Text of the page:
WILD dogs are on the move and threatening fringe metropolitan communities, not just farming regions, according to Agriculture Minister Barnaby Joyce.
Mr Joyce said he believes the Australian people are now “on the same page” and understand why government is spending funds to help eradicate and control wild dogs, which is a “noble cause”.
He said that cause aims to improve animal husbandry and reinvest in and revitalise economies of the western districts.
But he said the control program also assists people in the peri-urban areas and semi-urban areas “who are also saying loud and clear to us, don’t just talk about the western districts when you talk about the wild dog problems; talk about the Blue Mountains, talk about the Gold Coast and Brisbane and anywhere near a national park”.
“This government has really grasped the mettle and said if there’s one issue that we can be marked on, with so many others, is our attention to trying to deal with the wild dog issue.”
Mr Joyce said - as an estimate of how far wild dogs can travel - one was collared near Charleville, Queensland, and actually shot near Moree, NSW, about 630 kilometres away by road.
“This is something that if you just think the problem will stay somewhere else, well it’s on the move and moving towards you,” he said.
New online tool
Mr Joyce today launched a new online tool for managing wild dogs on the PestSmart Connect website, as part of the National Wild Dog Action Plan.
He was joined by representatives from the National Wild Dog Action Plan implementation steering committee, Invasive Animals Co-operative Research Centre (IACRC) and WoolProducers Australia.
Mr Joyce said the enhanced website would provide better information to help people deal with wild dog problems; not just in farming districts.
He spoke of his personal experience with the killing capacity of wild dogs, after travelling past a mob of sheep in the morning and returning later in the day to see carcases.
Mr Joyce said wild dogs enjoyed killing and were capable of leaving sheep to struggle and die, after removing their kidneys.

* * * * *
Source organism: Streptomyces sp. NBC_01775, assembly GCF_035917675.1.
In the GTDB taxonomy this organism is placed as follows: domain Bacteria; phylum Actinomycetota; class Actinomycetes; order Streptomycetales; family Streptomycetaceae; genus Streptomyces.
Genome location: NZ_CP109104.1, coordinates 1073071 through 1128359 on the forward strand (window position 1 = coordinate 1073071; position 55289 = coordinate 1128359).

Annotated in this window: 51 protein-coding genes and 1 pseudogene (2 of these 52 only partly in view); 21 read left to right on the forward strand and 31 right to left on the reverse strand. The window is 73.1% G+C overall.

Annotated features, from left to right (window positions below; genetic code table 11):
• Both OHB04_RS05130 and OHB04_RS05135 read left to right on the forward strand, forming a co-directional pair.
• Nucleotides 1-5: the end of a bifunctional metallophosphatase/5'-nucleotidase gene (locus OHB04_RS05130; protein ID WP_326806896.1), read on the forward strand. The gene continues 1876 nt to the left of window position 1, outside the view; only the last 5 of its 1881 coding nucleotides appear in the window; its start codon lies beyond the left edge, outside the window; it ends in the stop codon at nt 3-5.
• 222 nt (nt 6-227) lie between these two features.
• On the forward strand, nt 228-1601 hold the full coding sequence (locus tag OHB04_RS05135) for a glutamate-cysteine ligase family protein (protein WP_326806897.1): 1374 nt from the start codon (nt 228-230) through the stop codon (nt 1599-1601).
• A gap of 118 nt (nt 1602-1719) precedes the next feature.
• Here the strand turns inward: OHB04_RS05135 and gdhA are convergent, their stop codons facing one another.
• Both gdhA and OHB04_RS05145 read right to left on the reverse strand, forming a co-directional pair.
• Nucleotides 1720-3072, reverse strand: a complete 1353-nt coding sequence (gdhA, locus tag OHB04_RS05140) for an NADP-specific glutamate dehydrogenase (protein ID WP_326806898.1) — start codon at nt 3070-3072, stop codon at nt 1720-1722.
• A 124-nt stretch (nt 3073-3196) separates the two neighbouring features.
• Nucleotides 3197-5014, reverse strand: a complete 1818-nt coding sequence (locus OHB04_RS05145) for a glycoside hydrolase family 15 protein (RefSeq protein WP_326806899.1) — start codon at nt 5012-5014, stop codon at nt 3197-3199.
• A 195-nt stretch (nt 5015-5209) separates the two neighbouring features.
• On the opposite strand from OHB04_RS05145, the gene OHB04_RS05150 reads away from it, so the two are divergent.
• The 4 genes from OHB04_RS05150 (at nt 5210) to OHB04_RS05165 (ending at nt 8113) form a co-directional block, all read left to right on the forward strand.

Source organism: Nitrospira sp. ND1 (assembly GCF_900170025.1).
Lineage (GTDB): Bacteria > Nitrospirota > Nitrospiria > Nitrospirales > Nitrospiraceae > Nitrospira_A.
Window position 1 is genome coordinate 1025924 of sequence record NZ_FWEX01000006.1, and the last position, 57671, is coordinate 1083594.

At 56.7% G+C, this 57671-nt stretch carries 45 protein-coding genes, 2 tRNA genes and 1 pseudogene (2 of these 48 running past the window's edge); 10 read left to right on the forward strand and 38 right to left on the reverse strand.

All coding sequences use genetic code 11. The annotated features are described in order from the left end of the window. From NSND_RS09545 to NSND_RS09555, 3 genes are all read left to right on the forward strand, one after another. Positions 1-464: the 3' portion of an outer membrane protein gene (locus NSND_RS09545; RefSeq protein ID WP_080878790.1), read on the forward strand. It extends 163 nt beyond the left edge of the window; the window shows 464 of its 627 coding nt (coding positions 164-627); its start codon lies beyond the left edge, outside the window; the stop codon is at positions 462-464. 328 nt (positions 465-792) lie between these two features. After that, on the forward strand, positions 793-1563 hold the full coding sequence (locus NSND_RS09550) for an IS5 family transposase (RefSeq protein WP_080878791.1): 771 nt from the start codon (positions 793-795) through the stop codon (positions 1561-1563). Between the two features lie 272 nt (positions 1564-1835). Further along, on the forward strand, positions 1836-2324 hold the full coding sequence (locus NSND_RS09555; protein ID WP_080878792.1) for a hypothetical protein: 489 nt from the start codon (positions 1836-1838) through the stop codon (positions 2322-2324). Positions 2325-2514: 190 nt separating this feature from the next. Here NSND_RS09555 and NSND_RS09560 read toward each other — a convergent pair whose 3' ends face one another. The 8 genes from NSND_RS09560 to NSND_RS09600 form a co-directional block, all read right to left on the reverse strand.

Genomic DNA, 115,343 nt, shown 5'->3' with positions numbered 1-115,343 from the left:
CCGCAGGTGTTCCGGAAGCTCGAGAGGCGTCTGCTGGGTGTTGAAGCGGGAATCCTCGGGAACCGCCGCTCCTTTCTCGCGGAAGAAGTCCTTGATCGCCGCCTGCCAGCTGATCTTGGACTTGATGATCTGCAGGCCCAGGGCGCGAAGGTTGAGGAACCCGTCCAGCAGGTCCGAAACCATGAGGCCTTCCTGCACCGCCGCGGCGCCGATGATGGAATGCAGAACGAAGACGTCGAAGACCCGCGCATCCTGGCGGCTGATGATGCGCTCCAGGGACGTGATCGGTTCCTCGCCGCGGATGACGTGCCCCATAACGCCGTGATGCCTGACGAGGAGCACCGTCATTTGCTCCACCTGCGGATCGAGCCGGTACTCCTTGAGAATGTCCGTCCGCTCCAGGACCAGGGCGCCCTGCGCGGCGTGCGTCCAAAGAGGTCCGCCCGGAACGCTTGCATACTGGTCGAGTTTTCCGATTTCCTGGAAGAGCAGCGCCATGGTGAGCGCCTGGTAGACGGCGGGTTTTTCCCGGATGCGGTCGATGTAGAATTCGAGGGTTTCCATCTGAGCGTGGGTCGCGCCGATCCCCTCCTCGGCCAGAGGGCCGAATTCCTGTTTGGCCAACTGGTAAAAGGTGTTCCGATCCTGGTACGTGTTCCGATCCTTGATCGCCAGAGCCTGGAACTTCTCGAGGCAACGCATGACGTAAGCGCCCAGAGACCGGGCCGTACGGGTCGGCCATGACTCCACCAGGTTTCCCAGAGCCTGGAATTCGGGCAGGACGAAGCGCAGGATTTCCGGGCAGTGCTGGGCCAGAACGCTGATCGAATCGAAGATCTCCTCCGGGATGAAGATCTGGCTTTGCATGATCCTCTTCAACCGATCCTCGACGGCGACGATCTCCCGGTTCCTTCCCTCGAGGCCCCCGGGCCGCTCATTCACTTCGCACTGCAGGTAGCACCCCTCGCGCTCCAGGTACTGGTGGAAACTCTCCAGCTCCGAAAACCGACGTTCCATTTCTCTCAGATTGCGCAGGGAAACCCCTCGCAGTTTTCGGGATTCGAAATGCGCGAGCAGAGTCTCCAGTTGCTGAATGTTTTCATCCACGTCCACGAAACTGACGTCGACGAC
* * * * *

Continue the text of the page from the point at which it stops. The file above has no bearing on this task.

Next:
He said controlling and eradicating wild dogs was important to returning the wool industry to certain areas of the nation, especially given record high prices.
“With wild dogs you can basically forget about having a lamb,” he said.
“The wild dogs will just eradicate any ewe that’s trying to lamb and whilst she’s incapacitated, and the lamb’s young, they’ll just clean the lamb and the sheep up.”
Mr Joyce said wild dogs also impacted cattle populations and can take weaning rates below 40 per cent.
He said the government had recently allocated $25 million for pest control in the western districts and $35m to assist regional communities with controlling wild dogs by constructing fences and via baiting programs and other measures.
IACRC national wild dog facilitator Greg Mifsud said the new website would assist landholders who need succinct and easy to access information on current best practice control techniques, to assist their decision making on wild dog control programs.
Mr Mifsud said a big part of implementing effective controls was having a range of landholders working collectively.
He said wild dogs - like feral pigs and foxes - are a highly mobile species.
“They move across boundaries, they move across property boundaries; they move across State borders; and they move across private/public land boundaries,” he said.
“Wild dogs and small stock simply don’t mix.
“Wild dogs are one of the only pest animals in Australia that will actually force someone out of their chosen industry.
“We’ve seen the sheep numbers in Queensland declined significantly over the last 10 to 15 years as a consequence of wild dogs.
“We’ve also seen a lot of the major areas and traditional wool growing areas also suffering impacts and those dogs are also moving and encroaching into peri-urban environments.”
Cost of wild dog attacks
Mr Joyce said wild dog attacks cost Australia’s agricultural sector an estimated $66m each year through livestock losses, disease transmission and control costs.
But he said that also had an emotional impact on the farmers who put their blood, sweat and tears into raising and protecting their livestock.
The Australian Government provided a $280,000 start-up investment to support the initial phase of implementation of the National Wild Dog Action Plan, he said.
“The action plan identified that landholders wanted better access to up-to-date information on effective wild dog management.
“The new portal delivers this, supporting farmers and the community to make well-informed decisions about effective wild dog controls on their own properties or as part of a group.
“In addition to supporting the implementation of the National Wild Dog Action Plan, the new-look PestSmart Connect website will also provide practical resources to complement other important work by the Invasive Animals CRC.
“PestSmart Connect serves as a one-stop-shop for farmers and the community to easily access all the information they need on best practice management of wild dogs and other pest animals, including a wild dog management glovebox guide, and videos,” he said.
“Farmers can also connect with each other and find assistance in their region to help them tackle wild dogs and other pest animal problems.
“The Australian Government will continue working with State and territory governments, industry groups and research organisations to help farmers combat pest animals.”
More information is available online.